Economy GNI per capita: $120 – the world’s second-lowest after Burundi (Angola $1,350, Belgium $35,700).
Monetary unit Congolese Franc.
Main exports Minerals, including coltan (used in cellphones), gold, diamonds, copper, cadmium, zinc, cobalt, tin and uranium. An ongoing revival of copper mines and new investments in mining and gas are creating jobs and improving Treasury earnings. Most people work in agriculture, which contributes half the gross domestic product but, despite its vast and rich agricultural land, DR Congo imports huge quantities of food.
People 61.2 million. Annual population growth rate 2.8%. People per square kilometre 26 (UK 246).
Health Infant mortality 129 per 1,000 live births (Angola 154, Belgium 4). There is an acute shortage of health infrastructure and trained doctors. The HIV prevalence rate is currently 3.2%.
Environment The war in the eastern part of the country reduced wildlife numbers, including the Mountain Gorilla in the Virunga National Park. Poaching remains rampant and the River Congo is heavily polluted.
Culture Around 200 ethnic groups, including: Luba (18%), Mongo (13%), Azande, Bangi and Ngale (each 6%).
Religion Exact proportions are hard to discern, since syncretism (the blending of religions) is common and many people practise traditional religions in parallel. Catholic (41-50%), Protestant (32%), Muslim (1-10%). A third of the Protestants are Kimbanguist, a variant of the Baptist faith unique to the DRC.
Language French (official). Local languages include Kiswahili, Tshiluba, Kikongo and Lingala.
Sources World Guide, State of the World’s Children, Human Development Report.
Democratic Republic of Congo ratings in detail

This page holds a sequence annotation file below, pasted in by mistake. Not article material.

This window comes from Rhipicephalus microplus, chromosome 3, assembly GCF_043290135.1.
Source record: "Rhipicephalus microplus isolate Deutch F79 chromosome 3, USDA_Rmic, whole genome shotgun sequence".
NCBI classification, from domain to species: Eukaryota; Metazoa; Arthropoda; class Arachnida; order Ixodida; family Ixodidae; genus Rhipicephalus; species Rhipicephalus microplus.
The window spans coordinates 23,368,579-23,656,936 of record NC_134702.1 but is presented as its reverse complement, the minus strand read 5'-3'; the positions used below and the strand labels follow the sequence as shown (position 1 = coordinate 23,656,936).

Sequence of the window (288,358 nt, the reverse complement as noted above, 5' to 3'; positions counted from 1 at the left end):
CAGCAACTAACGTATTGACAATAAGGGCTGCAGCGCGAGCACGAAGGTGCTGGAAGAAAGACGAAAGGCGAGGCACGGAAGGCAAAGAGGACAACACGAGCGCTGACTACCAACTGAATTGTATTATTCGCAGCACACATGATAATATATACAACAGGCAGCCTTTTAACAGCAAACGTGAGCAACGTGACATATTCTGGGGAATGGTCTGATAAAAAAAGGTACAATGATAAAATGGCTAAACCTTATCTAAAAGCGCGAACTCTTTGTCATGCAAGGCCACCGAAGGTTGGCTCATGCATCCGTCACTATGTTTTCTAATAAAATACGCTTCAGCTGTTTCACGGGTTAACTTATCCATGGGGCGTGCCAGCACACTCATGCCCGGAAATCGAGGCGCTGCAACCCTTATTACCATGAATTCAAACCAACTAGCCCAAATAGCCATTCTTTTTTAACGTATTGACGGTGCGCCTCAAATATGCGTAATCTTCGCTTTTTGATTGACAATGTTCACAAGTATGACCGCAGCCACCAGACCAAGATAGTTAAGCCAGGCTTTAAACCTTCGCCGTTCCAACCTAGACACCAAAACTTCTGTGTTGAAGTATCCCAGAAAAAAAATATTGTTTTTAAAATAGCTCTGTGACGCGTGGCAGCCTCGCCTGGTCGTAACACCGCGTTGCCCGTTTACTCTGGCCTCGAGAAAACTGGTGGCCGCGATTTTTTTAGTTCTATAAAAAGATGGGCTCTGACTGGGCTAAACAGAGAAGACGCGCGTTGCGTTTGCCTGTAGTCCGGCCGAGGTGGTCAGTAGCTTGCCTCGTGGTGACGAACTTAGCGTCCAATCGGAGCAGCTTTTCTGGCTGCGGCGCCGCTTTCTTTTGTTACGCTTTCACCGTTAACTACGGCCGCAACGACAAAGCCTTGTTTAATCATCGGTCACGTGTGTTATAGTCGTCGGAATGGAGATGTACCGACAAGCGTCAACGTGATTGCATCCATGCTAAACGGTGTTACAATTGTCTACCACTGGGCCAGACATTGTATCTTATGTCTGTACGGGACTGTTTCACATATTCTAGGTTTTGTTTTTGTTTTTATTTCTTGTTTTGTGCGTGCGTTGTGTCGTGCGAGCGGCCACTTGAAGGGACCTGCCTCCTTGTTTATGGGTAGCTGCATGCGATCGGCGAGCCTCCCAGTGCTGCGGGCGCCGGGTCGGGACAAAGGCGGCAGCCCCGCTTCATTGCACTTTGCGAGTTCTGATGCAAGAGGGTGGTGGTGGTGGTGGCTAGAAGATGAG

Income distribution
Years of plunder of state resources created super-millionaires, but well over 50% of nationals are estimated to be living on less than a dollar a day.
Previously reviewed
Life expectancy
44 years (Angola 41, Belgium 79). The civil wars and the rampant spread of HIV/AIDS have lowered life expectancy from 53 years at the time it was last profiled.
Previously reviewed
Since 2003, higher levels of freedom have been enjoyed. But this applies only to the cities and a few other areas that the central government controls.
Previously reviewed
Position of women
Thousands of Congolese women were raped during the civil war. Custom holds women inferior to men and polygamy is rampant. No affirmative action programmes.
Previously reviewed
Literary rate is 67%. School is compulsory for children aged 6-11 years but only 40% of them complete primary school. Education has been badly hit by the wars.
Previously reviewed
Sexual minorities
Homosexuality is illegal for men and women and can be punished by five years’ prison under the ‘crimes against the family’ law. Many ordinary Congolese perceive homosexuality to be a ‘non-African’ practice.
NI Assessment (Politics)
DR Congo’s elections passed off peacefully and Kabila is co-existing with the opposition led by Jean-Pierre Bemba, a departure from past practice where opponents were harassed. A new senate and parliament have just been set up on the basis of a new constitution. But corruption is rampant, state control is non-existent in several parts of the country (which insurgents, including foreign ones, have taken over). Demobilization, disarmament and reintegration of fighters are badly needed, as are efforts to promote reconciliation.

This column was published in the May 2007 issue of New Internationalist. To read more, buy this issue or subscribe.

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Country ratings (details)
Income distribution1
Previously reviewed
Life expectancy1
Previously reviewed
Previously reviewed
Position of women2
Previously reviewed
Previously reviewed
Sexual minorities2
NI Assessment (Politics)2